Roman Abramovich appears to be on a mission to get his assets out of Europe as sanctions tighten.
His £430million superyacht Solaris is heading south, apparently towards Turkey, after docking in Montenegro on Sunday. Previously, he was in a repair yard in Barcelona – and had he remained there, he might well have been seized by now.
Abramovich has been named on the European Union’s fourth sanctions package which will see assets frozen for those Russian super-rich believed to be related to President Vladimir Putin.
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Due to sanctions passed last week, any money or property held by the owner of Chelsea FC in the UK is now frozen. His shares on the London Stock Exchange cannot be sold and will not pay dividends, and he can no longer benefit from the planned £3bn sale of the club. It is also forbidden to enter the United Kingdom.
Abramovich’s return trip to Russia
Abramovich’s second superyacht, Eclipse, is off the coast of Algeria. Its nearest European port is Italy – where another oligarch, Andrey Melnichenko, recently had a £444million superyacht seized by authorities under EU sanctions.
On Sunday evening, Abramovich took a whirlwind trip to Israel, of which he is a citizen. Israel currently has no sanctions against Russian oligarchs and the billionaire owns property in the country.
He was pictured at Ben Gurion Airport in Tel Aviv on Monday afternoon before flying out for a brief layover in Istanbul. Turkey is another possible safe destination for Russian money. From Istanbul his private jet Gulfstream G650ER – registered LX-Ray – flew to Moscow in the early hours of Tuesday morning.
Turkish businessman Muhsin Bayrak says he met Abramovich last week to discuss buying Chelsea. A spokesman for Mr Bayrak said another meeting was scheduled for later this week.
Although the UK government has frozen £3.2billion of his UK assets, including the west London club, it’s believed Abramovich could still play a part in the sale, but only on the basis that he does not personally benefit from it.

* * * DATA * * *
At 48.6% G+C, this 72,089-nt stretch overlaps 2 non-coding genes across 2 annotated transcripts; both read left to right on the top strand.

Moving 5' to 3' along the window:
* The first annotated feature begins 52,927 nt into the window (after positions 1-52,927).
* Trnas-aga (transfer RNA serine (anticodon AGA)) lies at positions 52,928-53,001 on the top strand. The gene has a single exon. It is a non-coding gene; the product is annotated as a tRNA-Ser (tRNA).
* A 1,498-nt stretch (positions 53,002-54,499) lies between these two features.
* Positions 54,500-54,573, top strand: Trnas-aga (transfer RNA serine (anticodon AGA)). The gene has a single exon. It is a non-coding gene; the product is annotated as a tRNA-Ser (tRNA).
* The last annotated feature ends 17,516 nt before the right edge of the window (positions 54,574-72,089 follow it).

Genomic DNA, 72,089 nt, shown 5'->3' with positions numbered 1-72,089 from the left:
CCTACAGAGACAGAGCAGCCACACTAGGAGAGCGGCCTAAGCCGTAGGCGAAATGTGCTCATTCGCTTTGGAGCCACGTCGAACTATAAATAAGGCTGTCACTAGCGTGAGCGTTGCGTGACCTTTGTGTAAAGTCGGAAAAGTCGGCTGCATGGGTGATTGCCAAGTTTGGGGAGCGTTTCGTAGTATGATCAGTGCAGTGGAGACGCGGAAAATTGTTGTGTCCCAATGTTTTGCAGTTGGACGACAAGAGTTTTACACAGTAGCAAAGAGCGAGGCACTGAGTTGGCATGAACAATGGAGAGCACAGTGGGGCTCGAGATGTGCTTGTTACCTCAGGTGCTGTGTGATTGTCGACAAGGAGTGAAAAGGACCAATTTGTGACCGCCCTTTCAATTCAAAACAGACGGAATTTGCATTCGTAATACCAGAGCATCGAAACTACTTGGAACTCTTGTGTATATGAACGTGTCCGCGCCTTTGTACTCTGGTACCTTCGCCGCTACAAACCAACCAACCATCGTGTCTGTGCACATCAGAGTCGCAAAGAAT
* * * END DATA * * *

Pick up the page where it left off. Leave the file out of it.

It is unclear whether Mr. Bayrak, who has made his money in energy, real estate and cryptocurrency, has the funds to make the purchase.
What’s going on with the sale of Chelsea?
The UK government are open to a sale and want to minimize the impact on the club and its fans, but Chelsea are required to approach the government with a proposal before a new license is granted. Its main condition is that Abramovich does not benefit financially from any sales.
Read more: How sanctions against Abramovich will affect Chelsea fans
Abramovich put Chelsea up for sale on March 2, pledging to write off £1.5bn of debt and redirect all proceeds to a new foundation to benefit victims of the war in Ukraine.
The government sanctioned him, claiming to have proven his direct links to Mr. Putin’s regime. Abramovich has always denied any association.
On Tuesday, 370 additional new sanctions were announced by the British government, bringing the total to more than 1,000 people, entities and subsidiaries now under Russia’s sanctions regime since the invasion of Ukraine.
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Nigel Huddleston, the sports minister, told a committee of MPs: “We are working with Chelsea and the fans to ensure that the measures we have put in place primarily affect Roman Abramovich and ensure he does not take advantage of them, while ensuring that, where possible, we can reduce the impact on the fans and ensure that Chelsea can continue.
“Can the government allow any entity to fail? Yes, whether it’s sports, football or whatever, but what we want to do is make sure that the impact of sanctions affects those we want.”
Looking to the future, he told the Digital, Culture, Media and Sport Selection Committee: “We recognize that there is a need for further refinement and testing of more robust owners and administrators and the integrity element of this is something that is pushed.”
In other developments:
• Over 100,000 Britons express interest in hosting Ukrainian refugees
• UK announces sanctions against another 350 Russian nationals and entities
• UK bans luxury goods exports to Russia and raises import duties on goods including vodka
• Briton who traveled to war zone to join military fight against Russia quits fears of ‘suicide mission’
• Employee interrupts Russian news program with anti-war slogan